I first found out about Peter Taylor when I checked out a few textbooks on southern literature from the library. I was trying to make up for my ignorance, and all the southern author snubbing I’d done when I was younger, when all the books I read were either by British writers or expats from the Midwest. I still regret not taking the one southern literature course offered in college. Especially since it was given by my favorite professor, who had studied in Florida and—if I’m remembering correctly, though chances are I’m not—did her thesis on Katherine Anne Porter and Eudora Welty, and talked up Zora Neale Hurston a lot. But in those days I wasn’t interested.
Now I want to know as much as I can. So I read through a bunch of short stories by authors I’d never heard of before, and though I really liked a few of them, none of them affected me as much as Peter Taylor’s “Venus, Cupid, Folly and Time.” It’s an eerie story, sort of a gothic allegory set in a fairly ordinary small Southern town, complete with trouble-making kids, a fading mansion, and eccentric, elderly siblings who hold a strange power over the town and who may (or may not) have an even stranger secret. As soon as I started reading, I was hooked. And when I finished, I went online instantly to buy a book of Taylor’s collected stories.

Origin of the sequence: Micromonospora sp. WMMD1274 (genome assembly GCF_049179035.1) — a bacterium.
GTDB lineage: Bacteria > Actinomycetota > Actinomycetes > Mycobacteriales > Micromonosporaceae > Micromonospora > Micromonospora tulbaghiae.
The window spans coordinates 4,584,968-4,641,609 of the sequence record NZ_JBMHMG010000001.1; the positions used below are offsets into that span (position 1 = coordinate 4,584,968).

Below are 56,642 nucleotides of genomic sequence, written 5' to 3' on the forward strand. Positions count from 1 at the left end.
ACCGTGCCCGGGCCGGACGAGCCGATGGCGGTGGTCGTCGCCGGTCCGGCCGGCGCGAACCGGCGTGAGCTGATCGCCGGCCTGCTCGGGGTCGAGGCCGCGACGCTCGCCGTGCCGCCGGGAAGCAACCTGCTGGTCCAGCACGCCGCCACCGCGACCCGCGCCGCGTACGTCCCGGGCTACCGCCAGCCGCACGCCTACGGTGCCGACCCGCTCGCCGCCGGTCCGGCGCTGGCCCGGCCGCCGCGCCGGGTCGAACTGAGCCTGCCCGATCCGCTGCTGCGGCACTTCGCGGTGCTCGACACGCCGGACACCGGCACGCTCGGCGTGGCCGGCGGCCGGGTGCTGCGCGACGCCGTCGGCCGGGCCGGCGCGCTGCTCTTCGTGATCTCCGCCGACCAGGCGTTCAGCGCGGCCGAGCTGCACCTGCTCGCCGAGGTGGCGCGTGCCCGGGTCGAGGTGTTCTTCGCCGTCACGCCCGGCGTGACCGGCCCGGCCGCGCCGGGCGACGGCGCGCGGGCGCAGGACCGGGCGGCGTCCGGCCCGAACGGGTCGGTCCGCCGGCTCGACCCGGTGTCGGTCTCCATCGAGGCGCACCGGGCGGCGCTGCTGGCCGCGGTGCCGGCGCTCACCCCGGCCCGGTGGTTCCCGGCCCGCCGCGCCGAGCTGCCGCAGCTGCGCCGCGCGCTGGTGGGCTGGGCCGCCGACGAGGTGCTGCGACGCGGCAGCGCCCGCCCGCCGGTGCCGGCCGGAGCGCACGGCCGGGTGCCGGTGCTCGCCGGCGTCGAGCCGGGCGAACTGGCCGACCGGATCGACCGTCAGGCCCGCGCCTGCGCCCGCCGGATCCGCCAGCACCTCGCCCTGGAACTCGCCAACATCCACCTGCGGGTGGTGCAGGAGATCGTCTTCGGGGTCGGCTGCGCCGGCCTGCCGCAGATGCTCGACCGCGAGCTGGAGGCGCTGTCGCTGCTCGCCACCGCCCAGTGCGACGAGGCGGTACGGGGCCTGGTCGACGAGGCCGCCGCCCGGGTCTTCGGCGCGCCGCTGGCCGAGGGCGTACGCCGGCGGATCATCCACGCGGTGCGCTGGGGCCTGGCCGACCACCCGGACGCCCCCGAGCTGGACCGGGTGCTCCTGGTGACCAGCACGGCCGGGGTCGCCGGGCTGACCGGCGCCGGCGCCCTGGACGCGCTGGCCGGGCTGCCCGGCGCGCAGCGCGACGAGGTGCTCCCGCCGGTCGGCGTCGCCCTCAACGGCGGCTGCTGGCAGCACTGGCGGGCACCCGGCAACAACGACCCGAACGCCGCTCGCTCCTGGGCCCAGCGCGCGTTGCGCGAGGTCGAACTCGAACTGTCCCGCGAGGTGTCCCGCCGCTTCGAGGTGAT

Most of the stories I’ve read so far are just as engaging as “Venus, Cupid, Folly and Time.” They draw me in from the start, even when the subject matter isn’t something I’d normally be interested in. But most of the time the themes and settings are exactly the kinds that I like. The stories are often set in Taylor’s native Tennessee during the 1930s and ’40s, when the Depression and the war were adding to the social and racial tensions already brewing in the South. But instead of going broad in scope, Taylor usually goes narrow, focusing on small groups of people—families, mostly—and how they deal with change and how they adjust to living in a world that’s not at all like the one they were born into.